Market Bounce Back?

By Martin Santiago

THE chairman of the Federal Reserve on Sunday said the central bank has not exhausted its power to help the economy get through the coronavirus pandemic. Fed Chairman Jerome Powell said, “There’s a lot more we can do. We’re not out of ammunition by a long shot. There’s really no limit to what we can do with these lending programs that we have.”

On Monday, May 18, at the start of another week under California’s stay-at-home order, Gov. Gavin Newsom rolled out slightly loosened criteria for counties that hope to allow businesses to reopen more quickly than the state overall. Twenty-four California counties have moved into Expanded Stage 2, according to Newsom. The later phase of Stage 2 allows dine-in restaurants, shopping centers, community centers and schools to reopen with modifications.

On the same day, a candidate vaccine for Covid-19 developed by the drug maker Moderna appears to generate an immune response similar to the response seen in people who have been infected by the virus and recovered. All these caused the market to spike and reached its highest level since April. It was up by 900 points.

Investors were positive about the development in our fight against this pandemic.

On Tuesday, May 19, the director of the Federal Housing Finance Agency, which regulates Fannie Mae and Freddie Mac, announced that borrowers may now refinance or buy a home with a new mortgage if they have begun to make payments on their current mortgage again. They can do this if they’re in the forebearance program, or also if they have gotten out of it already. But they have to have made at least three months’ worth of payments. The previous guidelines had said borrowers must be current on their mortgage for at least a year.

The director of the Federal Housing Finance Agency announced that borrowers may now refinance or buy a home with a new mortgage if they have started making payments on their current mortgage again. FHFA is also extending Fannie and Freddie’s ability to purchase single-family mortgages that are in forbearance. They can now buy forborne loans, with note dates on or before June 30, as long as they are delivered to the two by August 31st, and have only one missed mortgage payment. The previous policy was set to expire on May 31.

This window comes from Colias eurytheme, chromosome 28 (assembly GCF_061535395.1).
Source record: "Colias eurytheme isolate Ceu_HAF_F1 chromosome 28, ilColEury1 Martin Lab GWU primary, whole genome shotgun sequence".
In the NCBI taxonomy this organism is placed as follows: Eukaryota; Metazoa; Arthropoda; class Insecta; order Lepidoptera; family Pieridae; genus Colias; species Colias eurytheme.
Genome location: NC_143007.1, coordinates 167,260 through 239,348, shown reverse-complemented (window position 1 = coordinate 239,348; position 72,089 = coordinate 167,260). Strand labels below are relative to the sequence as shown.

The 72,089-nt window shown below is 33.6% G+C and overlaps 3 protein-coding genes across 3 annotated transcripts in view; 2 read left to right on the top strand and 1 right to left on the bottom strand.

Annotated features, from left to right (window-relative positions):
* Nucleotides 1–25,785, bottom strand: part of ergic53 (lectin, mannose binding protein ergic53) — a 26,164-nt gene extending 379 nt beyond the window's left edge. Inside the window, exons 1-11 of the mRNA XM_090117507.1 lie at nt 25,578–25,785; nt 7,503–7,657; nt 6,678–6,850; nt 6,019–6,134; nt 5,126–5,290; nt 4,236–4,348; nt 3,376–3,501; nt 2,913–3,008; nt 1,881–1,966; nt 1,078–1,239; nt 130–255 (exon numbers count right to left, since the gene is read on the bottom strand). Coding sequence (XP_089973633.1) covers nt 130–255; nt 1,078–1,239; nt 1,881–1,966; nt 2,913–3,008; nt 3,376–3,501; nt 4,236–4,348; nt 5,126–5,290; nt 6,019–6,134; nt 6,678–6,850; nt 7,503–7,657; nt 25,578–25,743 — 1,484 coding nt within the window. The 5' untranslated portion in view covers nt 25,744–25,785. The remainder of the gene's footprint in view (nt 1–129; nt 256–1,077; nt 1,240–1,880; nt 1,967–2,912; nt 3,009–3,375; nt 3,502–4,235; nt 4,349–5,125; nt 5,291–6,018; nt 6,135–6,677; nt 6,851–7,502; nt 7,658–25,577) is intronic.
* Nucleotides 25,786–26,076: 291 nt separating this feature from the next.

These welcome moves ensure that homeowners who continue to make on-time payments – and those who have successfully exited forbearance – can benefit from near record-low mortgage rates.

Borrowers may apply for mortgage forbearance with no proof of hardship, only declaring that they are unable to make their monthly payments. While the number of borrowers continues to increase, now with just over 8% of all borrowers in forbearance, the weekly volume of new applicants is shrinking.

As people venture into the real estate market, it’s critical they have precise information and guidelines on how to stay safe during every part of their move. Home showings are now allowed in owner-occupied homes as long as they comply with guidelines. Houses are getting listed again as the economy reopens and more people are going back to work.

Some industries in the Bay Area are changing like Uber who laid off almost 30% of their workforce but are now acquiring GrubHub, a food delivery service. Businesses are changing. Commercial real estate will have a tough time bouncing back but residential real estate is holding up. With a steady job demand in the Bay Area, home prices are holding up.

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Martin Santiago is a broker associate at Compass Burlingame, a full-service residential brokerage firm. He is also a licensed mortgage loan originator & an International Associate at the American Institute of Architects. The information presented in this article is for general information only and is not, nor intended to be a formal legal advice nor the formation of a broker-client relationship. Call or email Martin at (415)850-7704;;

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